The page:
The town of Windham, located in northeastern Connecticut, is in the southwestern corner of Windham County along the Natchaug River. Incorporated in 1692, Windham originally included the current towns of Mansfield and Scotland, as well as parts of Chaplin and Hampton. It was not until 1857, when the last of these areas incorporated, that Windham took on its current shape. The town of Windham includes the city of Willimantic, which consolidated with Windham upon the dissolution of the city government in 1983. Named after Wyndam, England, the town’s early industry included numerous mills that brought Windham renown as a leader in thread manufacturing. Today Windham is known primarily for its university (Eastern Connecticut State University), located in the Willimantic section of town.
More on Windham from the CT Digital ArchiveBrowse more interactive content on the CT Digital Archive website.
One June night in 1754, Windham residents awoke to a dreadful sound, the source of which has inspired tall tales ever since. …[more]
Windham County Agricultural Society. “History of the WCAS,” 2017. Link.
Department of Transportation. “History of Willimantic, The Thread City,” 2016. Link.
“The Last Green Valley,” 2017. Link.
“Connecticut Eastern Railroad Museum,” 2016. Link.
Windham Historical Society. “William Jillson Stone House Museum,” 2016. Link.
“Windham Historical Society,” 2016. Link.
The Mill Museum. “Windham Textile & History Museum,” 2017. Link.
Williams, William. “Broadside - Advertisement. Any Gun-Smith or Lock-Maker, Within the County of Windham, Who Is Willing to Supply the Colony with Any Number of Fire Arms, to Be Compleated by the 20th Day of October Next ... June 1st. 1775.” Timothy Green, 1775. Connecticut History Illustrated, Connecticut Historical Society. Link.
“Photograph - Frog Pond, Windham,” ca. - 1929 1910. Connecticut History Online, Connecticut Historical Society. Link.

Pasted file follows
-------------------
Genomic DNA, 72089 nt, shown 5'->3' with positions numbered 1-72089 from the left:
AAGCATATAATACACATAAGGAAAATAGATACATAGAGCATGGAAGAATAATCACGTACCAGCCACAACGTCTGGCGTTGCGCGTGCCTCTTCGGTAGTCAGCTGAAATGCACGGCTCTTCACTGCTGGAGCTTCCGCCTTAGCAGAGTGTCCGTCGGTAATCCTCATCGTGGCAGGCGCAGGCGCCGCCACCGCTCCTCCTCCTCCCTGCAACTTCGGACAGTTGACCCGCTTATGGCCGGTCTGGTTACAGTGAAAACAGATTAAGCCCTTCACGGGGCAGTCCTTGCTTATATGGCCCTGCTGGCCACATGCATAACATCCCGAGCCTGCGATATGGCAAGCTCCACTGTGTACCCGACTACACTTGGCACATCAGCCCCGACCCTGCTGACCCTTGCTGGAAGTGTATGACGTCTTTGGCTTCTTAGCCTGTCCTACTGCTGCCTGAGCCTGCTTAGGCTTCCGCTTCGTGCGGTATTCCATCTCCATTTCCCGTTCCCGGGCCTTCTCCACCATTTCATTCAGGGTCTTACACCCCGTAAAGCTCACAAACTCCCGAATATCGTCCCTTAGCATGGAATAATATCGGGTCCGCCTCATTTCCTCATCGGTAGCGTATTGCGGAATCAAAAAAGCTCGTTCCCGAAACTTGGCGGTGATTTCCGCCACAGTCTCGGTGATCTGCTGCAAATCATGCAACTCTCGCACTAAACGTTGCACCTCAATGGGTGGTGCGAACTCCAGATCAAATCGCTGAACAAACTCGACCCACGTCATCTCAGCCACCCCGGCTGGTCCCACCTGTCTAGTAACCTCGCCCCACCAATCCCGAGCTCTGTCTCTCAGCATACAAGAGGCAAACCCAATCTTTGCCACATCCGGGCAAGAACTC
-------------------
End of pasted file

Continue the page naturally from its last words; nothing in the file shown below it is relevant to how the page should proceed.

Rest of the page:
“View of Willimantic, Conn. 1882.” Bird’s-eye. New York: W.O. Laughna, Art Publishing Company, 1882. University of Connecticut Libraries, Map and Geographic Information Center - MAGIC. Link.
Bailey, O. H. (Oakley Hoopes). “View of Willimantic, Conn. 1909.” Bird’s-eye. New York: Hughes & Bailey, 1909. University of Connecticut Libraries, Map and Geographic Information Center - MAGIC. Link.
Connecticut State Library Digital Collections. “Windham - WPA Architectural Survey,” 2016. Link.
“Windham Collection.” Connecticut Digital Archive, n.d. Link.
Lee, Stephen. “Windham County, Conn., Business Directory Containing the Names, Business and Location of All the Business Men in the County, Agricultural, Manufacturing, and Other Statistics, with a History of Each Town.” Windham County Transcript Office, 1861. Link.
Howard, Daniel. Glimpses of Ancient Windsor, from 1633 to 1933. Windsor, CT: Windsor Tercentenary Committee, 1933.
Bayles, Richard, ed. History of Windham County, Connecticut. New York, NY: W. W. Preston & Company, 1889. Link.
Larned, Ellen. History of Windham County, Connecticut. 1600-1760. Vol. 1. Worcester, MA: Ellen Larned, 1874. Link.
Larned, Ellen. History of Windham County, Connecticut. 1760-1880. Vol. 2. Worcester, MA: Ellen Larned, 1874. Link.
Beardsley, Thomas. Willimantic: Industry and Community: The Rise and Decline of a Connecticut Textile City. Willimantic, CT: Windham Textile & History Museum, 1993.
Robillard, Ron. Windham and Willimantic. Charleston, SC: Arcadia, 2005.